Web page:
The third scenario: Disband and not convene the 2012 Middle East Conference before the NPT Review Conference in New York in 2015. This may happen due to the following reasons:

1) Israel's intransigent position on nuclear issues and non-compliance with the will of the international community for it to play an active role in freeing the Middle East of nuclear weapons and all WMD, while insisting on implementing serial confidence-building measures before arms control, which represents the "security dilemma."
2) The failure of Iran and the West to reach an agreement regarding Iran's alleged nuclear program, which raises Arab concern.
3) The occurrence of a war in the ME region or a nuclear and environmental disaster caused by the Israeli nuclear reactor that is over 60 years old and consequently poses a catastrophic risk to the surrounding area in Israel and nearby countries such as Egypt and Jordan.

The last scenario may lead to the obstruction of progress toward the establishment of regional peace and security and may increase the risk of nuclear arms proliferation in the Middle East - and the actual collapse of the non-proliferation regime. In 2011 the former head of Saudi intelligence, Prince Faisal, stated the possibility of the kingdom and other countries in the region seeking possession of nuclear weapons in the case of a failure of international efforts to persuade Israel to join the NPT as a non-nuclear state, place all its nuclear facilities under the comprehensive safeguards system of the IAEA, reach a peaceful agreement over the possible military dimensions of Iran's nuclear program and abandon its nuclear military ambitions.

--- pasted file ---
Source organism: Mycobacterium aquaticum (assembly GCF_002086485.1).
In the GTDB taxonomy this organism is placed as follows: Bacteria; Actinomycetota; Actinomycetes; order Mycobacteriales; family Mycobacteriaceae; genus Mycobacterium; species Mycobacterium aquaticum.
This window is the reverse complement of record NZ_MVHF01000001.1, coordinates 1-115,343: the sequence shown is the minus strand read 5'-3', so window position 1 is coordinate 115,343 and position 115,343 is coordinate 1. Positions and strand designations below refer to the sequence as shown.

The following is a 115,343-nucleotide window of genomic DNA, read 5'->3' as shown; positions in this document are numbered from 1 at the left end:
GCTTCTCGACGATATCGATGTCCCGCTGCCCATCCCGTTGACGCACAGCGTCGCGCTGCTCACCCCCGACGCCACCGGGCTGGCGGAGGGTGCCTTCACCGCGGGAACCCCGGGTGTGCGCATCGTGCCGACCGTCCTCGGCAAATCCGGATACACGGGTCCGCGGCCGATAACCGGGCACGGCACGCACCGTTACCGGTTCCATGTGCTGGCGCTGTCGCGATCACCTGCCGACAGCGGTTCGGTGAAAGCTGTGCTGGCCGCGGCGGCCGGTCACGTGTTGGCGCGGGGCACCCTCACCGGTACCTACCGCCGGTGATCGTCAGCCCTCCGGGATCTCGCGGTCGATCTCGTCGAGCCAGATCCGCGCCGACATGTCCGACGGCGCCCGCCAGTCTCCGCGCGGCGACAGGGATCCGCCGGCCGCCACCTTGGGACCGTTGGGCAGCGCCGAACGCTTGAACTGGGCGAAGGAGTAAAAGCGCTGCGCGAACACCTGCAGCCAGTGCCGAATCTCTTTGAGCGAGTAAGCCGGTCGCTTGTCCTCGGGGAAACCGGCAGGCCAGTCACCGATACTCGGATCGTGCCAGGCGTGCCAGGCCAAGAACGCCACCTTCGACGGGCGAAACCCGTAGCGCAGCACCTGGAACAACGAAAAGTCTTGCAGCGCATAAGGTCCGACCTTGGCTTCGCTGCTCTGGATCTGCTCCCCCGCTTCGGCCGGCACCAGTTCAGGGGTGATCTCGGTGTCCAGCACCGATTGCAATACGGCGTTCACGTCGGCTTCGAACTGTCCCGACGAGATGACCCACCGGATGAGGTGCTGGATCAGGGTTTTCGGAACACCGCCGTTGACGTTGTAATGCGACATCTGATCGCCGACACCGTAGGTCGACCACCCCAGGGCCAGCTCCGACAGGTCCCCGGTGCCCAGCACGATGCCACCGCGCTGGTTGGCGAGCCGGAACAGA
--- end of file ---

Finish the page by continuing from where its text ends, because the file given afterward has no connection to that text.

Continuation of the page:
The Egyptian National Security Interest

Given the current regional situation and considering the growing role of public opinion toward domestic and foreign policy, particularly regarding the continuity of a treaty in which the security and stability of the Arab countries may not be adequately provided for, the Egyptian national security interest might be negatively impacted, creating strategic disruption in the region. This discourse could push Arab governments to comply with the will of their population by taking appropriate alternative options. From an Arab standpoint, the status quo of nuclear imbalance makes the region totally dependent on Israel's good intentions rather than on systematic guarantees for security and stability such as the establishment of a nuclear weapons- and WMD-free zone in the Middle East.

In the end, this crucial unfinished nuclear matter does not depend only on the efforts of Arab states and Iran, but also on Israel's political will and desire to provide sustainable security to Israelis through the achievement of nuclear security cooperation with regional states that will lead inevitably to reaching the desired peace. It also depends on the seriousness of the international parties, particularly the co-sponsor states, to shoulder their obligations toward the implementation of the Middle East Resolution of 1995, which is considered the essential pillar on which the NPT was indefinitely extended without a vote.